Pacific Northwest Regional Reports

Winter Rose-Care Regimen for Northern California

This is the best time of year to plant, prune, spray, and fertilize roses

deadheading roses
Photo: Fionuala Campion

Winter is the coldest and wettest time of year here in Northern California, and January is usually the quietest month of all for most gardeners. For the budding or seasoned rose lover however, it is time to get busy!

Add to your rose collection

Now is a good time to get newly purchased roses in the ground. Photo: Fionuala Campion

Your local nursery has just received its shipment of bareroot roses (Rosa spp. and cvs., Zones 3–9), and whether you’re looking for a hybrid tea, floribunda, tree rose, or climber, the choices available in January are at their very best. Some nurseries pot up their shipments straight away, while others sell their roses bareroot to their customers. Whether potted or bareroot, a rose is best planted while still dormant. As soon as you can after you’ve brought your rose home, dig a hole twice as wide as the roots’ spread, being sure to break the soil up at the bottom of the hole to allow the roots to penetrate deeper as they grow. Plant your rose in a mix of 50% native soil and 50% compost or E. B. Stone Organics Soil Booster. At the same time, give your new rose bush the nutrients it needs to promote healthy new roots and top growth by adding E. B. Stone Organic Rose Food and a handful of epsom salts. If gophers are a problem in your garden, protect your the roots of your new plant by planting it in a root guard or gopher cage.

pruning roses
Before and after pruning: Foliage should be stripped from roses, and branches and twigs may be cut back as much as halfway. Photos: Fionuala Campion

Wintertime maintenance in your rose garden

Most roses require a considerable amount of attention from gardeners to help them achieve their full blossoming potential, and much of the rose gardener’s most important work takes place during the rose’s winter dormancy. For many of us here in Northern California, this resting period occurs during the month of January.

Pruning: Even though your rose bushes may still have foliage and even a few blooms lingering on them, January is the best time to prune your roses in many parts of Northern California. Pruning in December is usually too early because it promotes new growth that is susceptible to frost. Leaving your pruning until February can be problematic as well, since possible February heatwaves may cause a new flush of growth, making the bush harder to prune. No gardener wants to get out there with pruning shears and sprays when the rose bush is already flush with beautiful new foliage.

For the long-term health of the rose and for ease of spraying to prevent future fungal or pest problems, it’s best for the rose to spend some time being dormant. During a mild winter, the weather may not get cold enough here in Northern California to actually cause the rose bush to go completely dormant on its own by January, so the gardener needs to take measures to encourage it. Pulling the foliage off your rose bush forces at least a small period of dormancy.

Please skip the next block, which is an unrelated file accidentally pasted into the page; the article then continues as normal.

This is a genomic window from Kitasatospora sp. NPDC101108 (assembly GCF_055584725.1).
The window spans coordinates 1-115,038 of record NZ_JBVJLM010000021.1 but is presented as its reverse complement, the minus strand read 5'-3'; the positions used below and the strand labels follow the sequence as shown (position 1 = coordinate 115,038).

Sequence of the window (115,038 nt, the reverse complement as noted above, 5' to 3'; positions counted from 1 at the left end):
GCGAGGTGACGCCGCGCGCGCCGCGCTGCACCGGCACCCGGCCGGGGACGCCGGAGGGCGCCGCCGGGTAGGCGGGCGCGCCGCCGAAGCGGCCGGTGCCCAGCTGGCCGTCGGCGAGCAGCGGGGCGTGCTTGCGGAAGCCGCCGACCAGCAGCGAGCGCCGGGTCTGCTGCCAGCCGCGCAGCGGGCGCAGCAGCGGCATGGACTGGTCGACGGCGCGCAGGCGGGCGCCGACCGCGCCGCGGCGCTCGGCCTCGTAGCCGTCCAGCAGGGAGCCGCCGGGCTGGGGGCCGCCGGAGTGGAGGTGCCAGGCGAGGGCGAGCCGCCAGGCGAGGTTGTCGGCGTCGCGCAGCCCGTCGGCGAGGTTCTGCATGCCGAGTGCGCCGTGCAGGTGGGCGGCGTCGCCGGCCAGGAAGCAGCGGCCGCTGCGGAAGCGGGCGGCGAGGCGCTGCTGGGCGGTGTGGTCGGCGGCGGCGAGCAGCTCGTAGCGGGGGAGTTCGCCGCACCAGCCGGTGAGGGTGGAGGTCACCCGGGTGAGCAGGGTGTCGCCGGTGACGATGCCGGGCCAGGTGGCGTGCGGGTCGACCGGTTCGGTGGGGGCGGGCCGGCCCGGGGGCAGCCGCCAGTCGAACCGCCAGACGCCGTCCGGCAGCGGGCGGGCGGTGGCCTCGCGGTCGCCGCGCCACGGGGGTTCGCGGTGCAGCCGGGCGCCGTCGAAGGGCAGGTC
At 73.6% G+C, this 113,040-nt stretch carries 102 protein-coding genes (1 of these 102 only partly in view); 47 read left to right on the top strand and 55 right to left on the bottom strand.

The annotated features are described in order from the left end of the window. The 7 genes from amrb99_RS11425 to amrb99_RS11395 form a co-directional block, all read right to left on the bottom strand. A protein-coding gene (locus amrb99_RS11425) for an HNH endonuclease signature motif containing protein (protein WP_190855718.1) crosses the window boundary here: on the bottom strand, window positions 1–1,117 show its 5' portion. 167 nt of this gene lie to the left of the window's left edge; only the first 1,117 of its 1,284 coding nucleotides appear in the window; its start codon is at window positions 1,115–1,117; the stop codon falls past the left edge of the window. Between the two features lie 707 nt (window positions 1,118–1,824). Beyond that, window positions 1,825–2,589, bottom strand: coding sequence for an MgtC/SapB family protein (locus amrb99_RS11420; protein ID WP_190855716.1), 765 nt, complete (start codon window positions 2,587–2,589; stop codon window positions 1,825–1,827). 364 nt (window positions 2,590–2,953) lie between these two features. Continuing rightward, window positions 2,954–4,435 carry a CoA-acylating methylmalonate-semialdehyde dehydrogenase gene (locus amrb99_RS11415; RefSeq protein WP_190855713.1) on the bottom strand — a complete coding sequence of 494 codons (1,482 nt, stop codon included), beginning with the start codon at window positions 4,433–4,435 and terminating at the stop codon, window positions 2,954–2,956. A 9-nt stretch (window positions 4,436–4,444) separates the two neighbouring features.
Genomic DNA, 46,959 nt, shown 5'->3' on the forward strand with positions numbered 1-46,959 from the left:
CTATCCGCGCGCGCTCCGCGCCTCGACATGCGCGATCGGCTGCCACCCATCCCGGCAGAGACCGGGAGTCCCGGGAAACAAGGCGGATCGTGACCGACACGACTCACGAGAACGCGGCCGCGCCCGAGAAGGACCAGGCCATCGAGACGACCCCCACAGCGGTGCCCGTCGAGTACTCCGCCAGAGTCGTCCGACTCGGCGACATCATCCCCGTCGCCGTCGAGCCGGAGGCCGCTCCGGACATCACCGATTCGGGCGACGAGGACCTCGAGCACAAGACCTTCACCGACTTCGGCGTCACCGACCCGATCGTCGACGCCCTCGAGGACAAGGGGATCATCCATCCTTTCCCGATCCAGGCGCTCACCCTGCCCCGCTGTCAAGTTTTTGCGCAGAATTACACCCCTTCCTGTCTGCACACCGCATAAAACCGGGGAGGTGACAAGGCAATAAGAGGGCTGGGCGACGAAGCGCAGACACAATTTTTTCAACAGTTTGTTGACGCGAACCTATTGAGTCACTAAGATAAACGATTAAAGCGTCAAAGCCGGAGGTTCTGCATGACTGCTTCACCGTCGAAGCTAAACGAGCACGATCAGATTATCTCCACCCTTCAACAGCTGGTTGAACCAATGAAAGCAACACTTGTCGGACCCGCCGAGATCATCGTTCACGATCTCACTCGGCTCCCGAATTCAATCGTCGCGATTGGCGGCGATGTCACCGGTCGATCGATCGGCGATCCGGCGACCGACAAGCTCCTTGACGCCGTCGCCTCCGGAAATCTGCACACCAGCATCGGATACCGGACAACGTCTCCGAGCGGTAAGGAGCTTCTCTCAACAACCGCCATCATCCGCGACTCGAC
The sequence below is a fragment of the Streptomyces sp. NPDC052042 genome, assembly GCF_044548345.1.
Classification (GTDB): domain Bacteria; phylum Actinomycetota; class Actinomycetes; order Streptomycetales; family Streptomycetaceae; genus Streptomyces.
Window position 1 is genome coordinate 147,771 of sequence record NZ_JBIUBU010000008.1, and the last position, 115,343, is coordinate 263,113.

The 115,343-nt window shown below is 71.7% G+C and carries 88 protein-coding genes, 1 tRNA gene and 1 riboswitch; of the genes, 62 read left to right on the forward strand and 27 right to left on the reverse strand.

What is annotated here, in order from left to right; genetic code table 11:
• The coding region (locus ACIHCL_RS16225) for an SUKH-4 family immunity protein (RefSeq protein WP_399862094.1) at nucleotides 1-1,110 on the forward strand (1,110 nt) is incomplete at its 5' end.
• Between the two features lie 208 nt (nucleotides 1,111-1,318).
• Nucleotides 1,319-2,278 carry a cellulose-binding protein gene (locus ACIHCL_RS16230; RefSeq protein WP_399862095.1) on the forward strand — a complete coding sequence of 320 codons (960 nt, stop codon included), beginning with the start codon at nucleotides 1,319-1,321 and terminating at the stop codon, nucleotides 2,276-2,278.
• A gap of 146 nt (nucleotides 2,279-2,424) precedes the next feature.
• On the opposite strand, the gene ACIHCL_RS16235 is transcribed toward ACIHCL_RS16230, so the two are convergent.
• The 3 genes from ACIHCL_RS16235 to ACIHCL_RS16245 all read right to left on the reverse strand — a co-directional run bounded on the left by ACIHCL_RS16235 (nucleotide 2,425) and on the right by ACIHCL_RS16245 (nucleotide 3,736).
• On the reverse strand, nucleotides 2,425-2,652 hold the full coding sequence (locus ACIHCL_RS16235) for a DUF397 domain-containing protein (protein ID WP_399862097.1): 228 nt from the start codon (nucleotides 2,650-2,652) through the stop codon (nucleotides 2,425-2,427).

tools for pruning
Wear protective gloves, and use clean tools to prune. Photo: Fionuala Campion

Start with this process: Strip all the remaining foliage off your rose bush to fully reveal the structure of the plant (if you can do this a week or two ahead of pruning, even better), and then start your pruning. For most modern rose varieties, blooms are produced on the current season’s new growth. Pruning promotes new growth, and the more of it you have, the more abundant the bloom production will be the following spring and summer. Pruning climbers and tree roses can be a little confusing for the beginning rosarian, so contact your local nursery or master gardener for advice or for a pruning demonstration.

Wearing protective, gauntlet-style gloves and using clean tools, cut your rose bush back by as much as half. Remove all twigs, stems, and branches crowding the center of the rose bush, and prune all remaining canes to an outside bud, which ensures outward-facing growth at bud break. Always snip off any suckers emerging from below the bud union. Finally, remove any remaining foliage from your rose bush that you may have missed earlier before commencing your spraying.

Rose fungicides
Rose fungicides should be copper-based. Photo: Fionuala Campion

Spraying: Spray with a copper-based formula such as Bonide Liquid Copper Fungicide (approved for organic gardening) to control fungal problems such as black spot, rust, or powdery mildew. Eliminate overwintering insects with Bonide All Seasons Horticultural and Dormant Spray Oil. Rugosa roses (Rosa rugosa, Zones 2–7) are very hardy, naturally disease and insect resistant, and averse to being sprayed, so be sure to exclude them from your spraying program.

rose and flower food
This time-released fertilizer provides nutrition over the course of the growing season. Photo: Fionuala Campion

Fertilizing: Feed your roses with E. B. Stone Organics Rose and Flower Food—an all-natural, time-release fertilizer—to give your rose the nutrients it needs to ensure healthy growth and abundant bloom production. This fertilizer doesn’t immediately pump nutrients into the rose; instead, nutrients are taken up by the rose when the weather and soil begin to warm up and the rose comes out of dormancy. Additionally, work a half-cup of epsom salts and four cups of alfalfa meal into the soil around your rose bush for an added nutrient boost. Finally, mulch the soil around your rose bush, using good organic compost or E. B. Stone Organics Soil Booster, which will add even more nutrients as it breaks down over time while also conserving moisture and suppressing weeds during the coming growing season.

—Fionuala Campion is the owner and manager of Cottage Gardens of Petaluma in Petaluma, California.

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